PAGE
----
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MacLab

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Under smtp security options "Block if Client IP has no reverse entry (PTR)":

This setting has been causing some problems as clients send from everywhere including incorrectly configured network IP addresses without a PTR record. Then they complain they cannot connect. What are others' experience?

MacLab, Inc.
Kerio Certified Partner, Reseller, Hosting Provider, Kerio Connect Certified.
http://maclaboratory.com
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Bud Durland

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Hopefully, they are sending through their e-mail server, not directly from their machine to your mail server. They really should have their IT department set up a proper PTR record. There are many organizations that will block mail coming from a source without one.

Of you should make sure that the DNS server used by the KC server is working properly as well. There are many web sites that can be used a reality check to see if the results from your DNS server are correct.
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MacLab

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Thanks. They are using our servers directly and authenticating so there is no additional mail server involved. The problem is it could be a mobile phone etc and the IP they have at the moment happens to have no PTR record. Not easy to talk to IT when it is T-Mobile or you are a guest on a campus. It is rare but it happens enough for customers to complain.

I would wish that Kerio would accept authentication but it seems to look first at the IP that has no PTR record and reject. As far as DNS lookups being wrong, I have verified the IPs as not having a PTR record and Kerio was correct.

MacLab, Inc.
Kerio Certified Partner, Reseller, Hosting Provider, Kerio Connect Certified.
http://maclaboratory.com
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j.a.duke

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MacLab wrote on Thu, 30 January 2014 13:17
Thanks. They are using our servers directly and authenticating so there is no additional mail server involved. The problem is it could be a mobile phone etc and the IP they have at the moment happens to have no PTR record. Not easy to talk to IT when it is T-Mobile or you are a guest on a campus. It is rare but it happens enough for customers to complain.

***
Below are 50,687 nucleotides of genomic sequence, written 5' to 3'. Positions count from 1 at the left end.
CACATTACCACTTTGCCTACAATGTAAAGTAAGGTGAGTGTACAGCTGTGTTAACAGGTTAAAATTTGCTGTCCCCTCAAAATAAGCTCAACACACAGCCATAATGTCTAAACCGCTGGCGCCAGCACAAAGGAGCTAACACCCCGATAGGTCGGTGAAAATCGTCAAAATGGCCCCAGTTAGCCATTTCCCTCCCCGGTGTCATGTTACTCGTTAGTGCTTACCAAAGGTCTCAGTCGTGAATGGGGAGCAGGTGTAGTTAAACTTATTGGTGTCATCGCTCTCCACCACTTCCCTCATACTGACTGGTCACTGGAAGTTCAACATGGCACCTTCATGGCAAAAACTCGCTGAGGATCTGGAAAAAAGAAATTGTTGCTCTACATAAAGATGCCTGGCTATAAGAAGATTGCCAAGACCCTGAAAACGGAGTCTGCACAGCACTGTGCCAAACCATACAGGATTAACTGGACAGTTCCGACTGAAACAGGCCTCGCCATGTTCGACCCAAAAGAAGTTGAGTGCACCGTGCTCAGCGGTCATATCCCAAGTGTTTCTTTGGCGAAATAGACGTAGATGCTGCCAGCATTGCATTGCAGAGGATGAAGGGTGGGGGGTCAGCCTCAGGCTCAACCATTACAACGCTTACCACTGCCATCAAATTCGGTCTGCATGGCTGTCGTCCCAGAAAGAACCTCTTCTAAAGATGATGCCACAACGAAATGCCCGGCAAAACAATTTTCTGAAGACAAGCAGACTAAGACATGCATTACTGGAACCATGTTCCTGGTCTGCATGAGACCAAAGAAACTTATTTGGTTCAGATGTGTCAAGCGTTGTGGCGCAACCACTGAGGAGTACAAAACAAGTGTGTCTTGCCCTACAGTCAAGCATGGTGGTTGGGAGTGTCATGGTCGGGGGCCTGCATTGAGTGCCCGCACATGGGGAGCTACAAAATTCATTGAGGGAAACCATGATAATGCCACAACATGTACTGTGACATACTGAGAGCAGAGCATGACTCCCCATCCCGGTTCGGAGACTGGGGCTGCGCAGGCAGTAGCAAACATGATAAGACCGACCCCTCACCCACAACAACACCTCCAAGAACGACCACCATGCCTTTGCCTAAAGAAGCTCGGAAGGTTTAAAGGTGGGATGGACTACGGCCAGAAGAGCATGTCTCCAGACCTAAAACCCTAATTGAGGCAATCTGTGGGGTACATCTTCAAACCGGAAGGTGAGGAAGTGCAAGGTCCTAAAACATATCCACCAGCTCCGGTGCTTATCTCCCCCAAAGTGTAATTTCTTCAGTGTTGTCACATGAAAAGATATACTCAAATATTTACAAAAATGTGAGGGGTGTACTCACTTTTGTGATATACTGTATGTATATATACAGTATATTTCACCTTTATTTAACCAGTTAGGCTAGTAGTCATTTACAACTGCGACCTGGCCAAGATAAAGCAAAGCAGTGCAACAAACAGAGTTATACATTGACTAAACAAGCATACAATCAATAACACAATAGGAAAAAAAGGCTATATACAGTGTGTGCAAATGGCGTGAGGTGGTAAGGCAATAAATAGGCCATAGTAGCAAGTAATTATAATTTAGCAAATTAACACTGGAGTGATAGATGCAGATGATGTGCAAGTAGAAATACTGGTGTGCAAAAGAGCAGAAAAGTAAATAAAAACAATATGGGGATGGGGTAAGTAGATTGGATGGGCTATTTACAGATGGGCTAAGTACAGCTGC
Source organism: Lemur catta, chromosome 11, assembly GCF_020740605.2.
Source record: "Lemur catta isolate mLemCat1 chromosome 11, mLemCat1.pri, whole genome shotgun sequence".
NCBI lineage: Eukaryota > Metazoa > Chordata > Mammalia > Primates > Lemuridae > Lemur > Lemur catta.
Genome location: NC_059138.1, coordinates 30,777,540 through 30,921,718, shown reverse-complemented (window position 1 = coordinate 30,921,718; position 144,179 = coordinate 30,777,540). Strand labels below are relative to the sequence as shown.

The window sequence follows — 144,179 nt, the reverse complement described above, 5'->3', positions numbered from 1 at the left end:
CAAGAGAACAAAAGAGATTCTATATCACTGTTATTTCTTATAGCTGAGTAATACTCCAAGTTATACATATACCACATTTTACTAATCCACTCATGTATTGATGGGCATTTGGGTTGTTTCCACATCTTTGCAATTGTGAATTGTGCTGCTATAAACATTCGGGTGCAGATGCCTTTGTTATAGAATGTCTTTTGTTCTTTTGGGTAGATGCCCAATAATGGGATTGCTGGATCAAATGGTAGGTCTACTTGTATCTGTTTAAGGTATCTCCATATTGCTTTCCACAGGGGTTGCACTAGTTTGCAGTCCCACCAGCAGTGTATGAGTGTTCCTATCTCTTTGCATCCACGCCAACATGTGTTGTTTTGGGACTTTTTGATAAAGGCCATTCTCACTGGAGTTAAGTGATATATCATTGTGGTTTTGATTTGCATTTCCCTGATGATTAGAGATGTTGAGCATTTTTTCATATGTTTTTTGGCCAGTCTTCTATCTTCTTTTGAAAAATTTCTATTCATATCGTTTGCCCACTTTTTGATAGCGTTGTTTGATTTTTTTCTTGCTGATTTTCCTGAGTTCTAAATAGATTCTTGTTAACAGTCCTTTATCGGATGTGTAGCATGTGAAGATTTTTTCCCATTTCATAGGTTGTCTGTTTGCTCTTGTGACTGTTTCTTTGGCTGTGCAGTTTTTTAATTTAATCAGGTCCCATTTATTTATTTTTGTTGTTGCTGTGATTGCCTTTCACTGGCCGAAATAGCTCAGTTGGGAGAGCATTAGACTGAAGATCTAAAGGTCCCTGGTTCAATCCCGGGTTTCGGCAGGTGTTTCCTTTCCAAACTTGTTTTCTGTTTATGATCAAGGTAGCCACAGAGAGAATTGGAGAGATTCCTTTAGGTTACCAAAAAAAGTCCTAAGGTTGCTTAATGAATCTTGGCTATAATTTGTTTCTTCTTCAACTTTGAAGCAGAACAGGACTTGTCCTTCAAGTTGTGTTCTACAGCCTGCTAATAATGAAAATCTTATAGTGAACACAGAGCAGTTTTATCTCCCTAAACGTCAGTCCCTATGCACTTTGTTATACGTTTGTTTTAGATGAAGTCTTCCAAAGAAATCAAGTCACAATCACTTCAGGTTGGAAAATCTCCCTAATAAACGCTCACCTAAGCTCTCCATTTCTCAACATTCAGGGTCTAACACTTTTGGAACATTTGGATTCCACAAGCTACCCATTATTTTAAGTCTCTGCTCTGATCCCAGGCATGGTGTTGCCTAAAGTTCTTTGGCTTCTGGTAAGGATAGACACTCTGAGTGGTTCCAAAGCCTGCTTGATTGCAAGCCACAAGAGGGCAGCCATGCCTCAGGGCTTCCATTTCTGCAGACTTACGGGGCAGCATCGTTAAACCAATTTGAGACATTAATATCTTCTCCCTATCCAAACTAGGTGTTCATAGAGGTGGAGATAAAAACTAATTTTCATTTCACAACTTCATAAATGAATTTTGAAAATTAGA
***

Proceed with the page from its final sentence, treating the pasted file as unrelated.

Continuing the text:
I would wish that Kerio would accept authentication but it seems to look first at the IP that has no PTR record and reject. As far as DNS lookups being wrong, I have verified the IPs as not having a PTR record and Kerio was correct.



What options do you have checked on the Relay Control tab?

I've got numerous mobile users and have Block if no PTR enabled, yet I have yet to receive a single complaint over the last 6 years using Kerio.

Thanks.

Cheers,
Jon
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MacLab

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Most mobile users are fine and in fact probably 98% of users are fine. It's the 2% that aren't fine and then, it's only 5% of the time. Sad

Standard stuff in the relay. Local clients allowed, everything else allowed except no open relay of course.

[Updated on: Thu, 30 January 2014 19:39]


MacLab, Inc.
Kerio Certified Partner, Reseller, Hosting Provider, Kerio Connect Certified.
http://maclaboratory.com
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Vet_80

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Confirm. PTR check from Kerio is total shit:
1. Instead of check for proper PTR only for unauthenticated connections, it checks every incoming connection.
2. Even cheeked PTR-record is not compared with host name announced by external sending-host during connection in SMTP dialog.
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Pavel Dobry (Kerio)

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Please, watch your mouth.

1. Of course it does. Clients should use port 587 for sending emails, not 25. SMTP Submission port requires authentication and is not subject to PTR DNS check.